SEATTLE -- City Light will be in a higher state of readiness this winter, alert for cold snaps and storms that could disrupt the smooth delivery of electricity.
“We are very good at keeping the lights on when we get bad weather, but we could have additional challenges this winter because of tight power supplies and a fragile Western transmission grid,” said City Light Superintendent Gary Zarker.
City Light will be working with customers large and small if a cold snap is imminent or transmission problems occur. All the regional power institutions such as the Bonneville Power Administration and the Northwest Power Pool are also taking extra precautions this year.
“California experienced blackouts and numerous power alerts last summer because demand was high and supply was low. Now the Northwest is in its peak season for power demand, and the supply picture has not improved,” Zarker said.
City Light is in better shape than most other utilities because it generates more than half the power it needs to serve its customers. The rest comes from long-term contracts, the Bonneville Power Administration and the wholesale market. But this year, the wholesale market is unstable and expensive.
Zarker said City Light is talking with its large customers and other city departments on how to reduce their electric load in emergencies and developing plans for communicating with residential customers. It is also preparing plans to reach out to the general public on what people can do to reduce electricity use if needed.
Meanwhile, City Light’s line crews are gearing up to respond to storm-related power outages. Crews will be available to work around the clock throughout the service territory, which extends from the north King County line through the cities of Burien and Tukwila to the south. Customers should notify City Light of a power outage by calling the Outage Hotline at 206.684.7400 and remember to keep a safe distance from fallen electrical lines.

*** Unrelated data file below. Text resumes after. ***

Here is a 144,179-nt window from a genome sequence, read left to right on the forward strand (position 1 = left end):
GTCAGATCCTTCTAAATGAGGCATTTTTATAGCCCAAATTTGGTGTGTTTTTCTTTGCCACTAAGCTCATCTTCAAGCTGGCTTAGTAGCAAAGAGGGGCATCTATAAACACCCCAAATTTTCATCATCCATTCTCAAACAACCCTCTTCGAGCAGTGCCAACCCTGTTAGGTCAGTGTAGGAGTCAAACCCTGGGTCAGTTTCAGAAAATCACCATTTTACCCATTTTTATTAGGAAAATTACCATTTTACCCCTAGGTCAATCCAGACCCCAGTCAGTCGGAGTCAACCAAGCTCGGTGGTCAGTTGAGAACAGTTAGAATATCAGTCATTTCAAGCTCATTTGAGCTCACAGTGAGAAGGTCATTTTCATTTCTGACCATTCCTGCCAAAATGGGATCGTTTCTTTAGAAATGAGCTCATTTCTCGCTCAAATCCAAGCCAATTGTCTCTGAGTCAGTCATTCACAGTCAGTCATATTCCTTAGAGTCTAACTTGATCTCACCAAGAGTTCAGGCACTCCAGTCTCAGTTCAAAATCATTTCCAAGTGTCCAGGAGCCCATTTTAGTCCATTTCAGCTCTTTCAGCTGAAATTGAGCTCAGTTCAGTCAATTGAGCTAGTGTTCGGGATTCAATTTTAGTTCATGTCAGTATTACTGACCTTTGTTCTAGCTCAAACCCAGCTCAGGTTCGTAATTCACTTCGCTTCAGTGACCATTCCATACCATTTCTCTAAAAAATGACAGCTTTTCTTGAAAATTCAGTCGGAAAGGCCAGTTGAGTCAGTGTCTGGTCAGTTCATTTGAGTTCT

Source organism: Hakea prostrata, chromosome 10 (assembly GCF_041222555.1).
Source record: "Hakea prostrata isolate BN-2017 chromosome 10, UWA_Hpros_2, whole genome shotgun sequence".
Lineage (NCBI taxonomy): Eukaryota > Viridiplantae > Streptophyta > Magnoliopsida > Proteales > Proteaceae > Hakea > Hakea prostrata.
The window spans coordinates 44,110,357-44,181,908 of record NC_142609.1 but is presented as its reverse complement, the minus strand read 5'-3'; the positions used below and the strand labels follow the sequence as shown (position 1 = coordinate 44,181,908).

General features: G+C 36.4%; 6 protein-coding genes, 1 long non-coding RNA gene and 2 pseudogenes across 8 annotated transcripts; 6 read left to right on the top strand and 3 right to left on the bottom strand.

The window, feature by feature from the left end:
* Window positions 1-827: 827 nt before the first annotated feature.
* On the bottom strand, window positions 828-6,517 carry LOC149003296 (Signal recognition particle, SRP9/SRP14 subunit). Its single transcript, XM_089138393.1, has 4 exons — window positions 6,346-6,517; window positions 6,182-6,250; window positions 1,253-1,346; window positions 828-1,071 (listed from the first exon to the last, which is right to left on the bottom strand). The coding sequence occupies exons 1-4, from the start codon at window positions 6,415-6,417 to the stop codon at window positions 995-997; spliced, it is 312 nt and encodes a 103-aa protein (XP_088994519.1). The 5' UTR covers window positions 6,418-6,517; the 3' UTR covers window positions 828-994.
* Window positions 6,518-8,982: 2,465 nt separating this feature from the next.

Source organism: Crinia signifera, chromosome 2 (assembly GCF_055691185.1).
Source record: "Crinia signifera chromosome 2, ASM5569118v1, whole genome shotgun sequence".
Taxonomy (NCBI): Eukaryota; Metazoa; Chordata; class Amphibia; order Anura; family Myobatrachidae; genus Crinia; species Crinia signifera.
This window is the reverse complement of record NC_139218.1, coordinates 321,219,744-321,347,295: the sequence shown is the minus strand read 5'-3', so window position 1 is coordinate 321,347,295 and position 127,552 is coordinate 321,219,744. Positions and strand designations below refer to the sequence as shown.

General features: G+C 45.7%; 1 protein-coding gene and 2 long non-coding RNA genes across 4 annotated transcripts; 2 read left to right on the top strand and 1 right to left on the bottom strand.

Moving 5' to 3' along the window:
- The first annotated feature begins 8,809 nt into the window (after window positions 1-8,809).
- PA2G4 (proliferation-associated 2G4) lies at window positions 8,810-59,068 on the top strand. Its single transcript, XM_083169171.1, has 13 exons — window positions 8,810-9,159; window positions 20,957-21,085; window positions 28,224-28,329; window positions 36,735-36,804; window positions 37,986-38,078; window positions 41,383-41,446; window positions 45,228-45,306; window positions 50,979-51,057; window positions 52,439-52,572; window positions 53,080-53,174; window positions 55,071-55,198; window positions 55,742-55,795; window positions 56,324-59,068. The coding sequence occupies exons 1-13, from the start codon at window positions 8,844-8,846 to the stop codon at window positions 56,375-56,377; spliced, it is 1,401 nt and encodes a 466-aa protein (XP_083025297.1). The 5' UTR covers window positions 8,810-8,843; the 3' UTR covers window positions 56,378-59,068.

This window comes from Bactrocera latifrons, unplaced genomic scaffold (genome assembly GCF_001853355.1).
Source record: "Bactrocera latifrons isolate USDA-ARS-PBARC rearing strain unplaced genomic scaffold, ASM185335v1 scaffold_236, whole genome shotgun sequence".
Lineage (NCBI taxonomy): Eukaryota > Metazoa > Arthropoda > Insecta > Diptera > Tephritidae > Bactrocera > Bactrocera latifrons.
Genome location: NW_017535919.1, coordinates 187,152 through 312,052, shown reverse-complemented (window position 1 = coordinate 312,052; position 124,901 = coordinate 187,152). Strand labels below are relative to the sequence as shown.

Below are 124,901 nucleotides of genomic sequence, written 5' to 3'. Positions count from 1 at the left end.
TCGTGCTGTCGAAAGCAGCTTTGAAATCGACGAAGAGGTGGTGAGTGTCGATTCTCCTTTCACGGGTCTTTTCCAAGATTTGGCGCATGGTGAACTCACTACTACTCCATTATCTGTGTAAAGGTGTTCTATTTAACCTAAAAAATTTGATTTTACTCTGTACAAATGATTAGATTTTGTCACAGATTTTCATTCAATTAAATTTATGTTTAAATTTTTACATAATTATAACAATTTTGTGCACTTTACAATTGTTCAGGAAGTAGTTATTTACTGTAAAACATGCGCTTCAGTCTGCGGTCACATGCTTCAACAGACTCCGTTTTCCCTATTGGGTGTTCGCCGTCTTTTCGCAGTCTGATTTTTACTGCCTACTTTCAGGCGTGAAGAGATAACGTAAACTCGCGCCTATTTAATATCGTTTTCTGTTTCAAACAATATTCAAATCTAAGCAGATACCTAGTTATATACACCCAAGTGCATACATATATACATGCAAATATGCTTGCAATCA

Each household should keep drinking water, dry food and first-aid materials on hand and prepare a power outage kit that includes such basics as flashlight with batteries, battery-operated radio, manual can opener and blankets. The utility is communicating directly with customers relying on life-support machines to make sure back-up power is available.
“We are preparing for winter, and we’re asking our customers to do the same,” Zarker said. “We’re taking our message to all city departments, and at the same time helping our customers save electricity and money.”
Since City Light’s conservation programs began in 1977, customers have saved an estimated $187 million in electricity bills and the utility has saved 5.7 million megawatt-hours, enough to power the entire city for 18 months.
Visit Seattle City Light's web site at cityofseattle.net/light for more information on conservation and winter preparation.